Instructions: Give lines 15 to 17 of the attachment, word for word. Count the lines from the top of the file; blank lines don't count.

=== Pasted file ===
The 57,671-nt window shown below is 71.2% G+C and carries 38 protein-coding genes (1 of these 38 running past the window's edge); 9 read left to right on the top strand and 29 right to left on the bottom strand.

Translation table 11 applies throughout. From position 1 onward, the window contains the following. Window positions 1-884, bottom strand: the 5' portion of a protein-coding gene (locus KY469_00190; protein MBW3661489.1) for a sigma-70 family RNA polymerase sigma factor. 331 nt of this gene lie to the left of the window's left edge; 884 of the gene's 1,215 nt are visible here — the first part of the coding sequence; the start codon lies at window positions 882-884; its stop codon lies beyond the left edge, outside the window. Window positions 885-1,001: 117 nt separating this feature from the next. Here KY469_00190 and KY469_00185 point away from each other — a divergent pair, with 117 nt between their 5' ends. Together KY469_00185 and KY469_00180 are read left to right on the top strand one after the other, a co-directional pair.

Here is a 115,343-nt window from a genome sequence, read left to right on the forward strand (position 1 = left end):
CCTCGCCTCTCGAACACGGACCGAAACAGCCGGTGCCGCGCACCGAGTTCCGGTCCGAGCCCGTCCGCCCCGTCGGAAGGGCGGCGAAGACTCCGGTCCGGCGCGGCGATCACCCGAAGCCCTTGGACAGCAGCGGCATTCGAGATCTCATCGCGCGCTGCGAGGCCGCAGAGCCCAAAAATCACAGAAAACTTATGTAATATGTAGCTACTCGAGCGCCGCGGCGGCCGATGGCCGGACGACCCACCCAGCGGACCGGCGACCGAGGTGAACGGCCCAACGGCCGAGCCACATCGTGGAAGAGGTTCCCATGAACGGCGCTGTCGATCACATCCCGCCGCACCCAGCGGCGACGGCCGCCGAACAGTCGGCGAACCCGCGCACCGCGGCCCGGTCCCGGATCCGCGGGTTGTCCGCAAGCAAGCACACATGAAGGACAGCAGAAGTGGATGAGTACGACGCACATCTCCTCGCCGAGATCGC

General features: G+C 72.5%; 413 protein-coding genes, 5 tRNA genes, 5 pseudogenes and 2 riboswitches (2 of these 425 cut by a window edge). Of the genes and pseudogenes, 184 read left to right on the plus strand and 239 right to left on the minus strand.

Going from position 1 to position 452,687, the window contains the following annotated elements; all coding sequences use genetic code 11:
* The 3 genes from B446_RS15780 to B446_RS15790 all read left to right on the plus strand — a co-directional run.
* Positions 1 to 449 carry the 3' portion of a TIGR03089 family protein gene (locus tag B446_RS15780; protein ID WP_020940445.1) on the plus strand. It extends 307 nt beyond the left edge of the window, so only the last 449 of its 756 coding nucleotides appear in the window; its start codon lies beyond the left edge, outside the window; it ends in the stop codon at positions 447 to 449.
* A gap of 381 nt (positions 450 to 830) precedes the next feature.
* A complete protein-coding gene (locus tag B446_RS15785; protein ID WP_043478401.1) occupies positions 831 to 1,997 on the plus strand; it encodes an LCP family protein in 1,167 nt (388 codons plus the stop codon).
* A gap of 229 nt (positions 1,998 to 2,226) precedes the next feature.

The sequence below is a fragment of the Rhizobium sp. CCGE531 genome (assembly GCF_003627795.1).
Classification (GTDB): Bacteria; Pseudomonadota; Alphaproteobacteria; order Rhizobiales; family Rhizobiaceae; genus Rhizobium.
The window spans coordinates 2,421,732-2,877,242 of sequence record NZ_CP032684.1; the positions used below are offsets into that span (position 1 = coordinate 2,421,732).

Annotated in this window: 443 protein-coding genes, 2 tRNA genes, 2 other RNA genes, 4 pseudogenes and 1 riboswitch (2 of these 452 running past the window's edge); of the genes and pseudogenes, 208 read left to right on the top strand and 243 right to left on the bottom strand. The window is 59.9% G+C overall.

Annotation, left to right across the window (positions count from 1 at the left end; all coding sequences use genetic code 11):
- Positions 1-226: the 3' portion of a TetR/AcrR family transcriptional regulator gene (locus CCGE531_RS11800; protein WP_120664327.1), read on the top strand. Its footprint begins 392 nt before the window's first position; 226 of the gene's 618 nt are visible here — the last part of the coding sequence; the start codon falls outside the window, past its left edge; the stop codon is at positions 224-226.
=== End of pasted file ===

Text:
Annotated in this window: 443 protein-coding genes, 2 tRNA genes, 2 other RNA genes, 4 pseudogenes and 1 riboswitch (2 of these 452 running past the window's edge); of the genes and pseudogenes, 208 read left to right on the top strand and 243 right to left on the bottom strand. The window is 59.9% G+C overall.

Annotation, left to right across the window (positions count from 1 at the left end; all coding sequences use genetic code 11):
- Positions 1-226: the 3' portion of a TetR/AcrR family transcriptional regulator gene (locus CCGE531_RS11800; protein WP_120664327.1), read on the top strand. Its footprint begins 392 nt before the window's first position; 226 of the gene's 618 nt are visible here — the last part of the coding sequence; the start codon falls outside the window, past its left edge; the stop codon is at positions 224-226.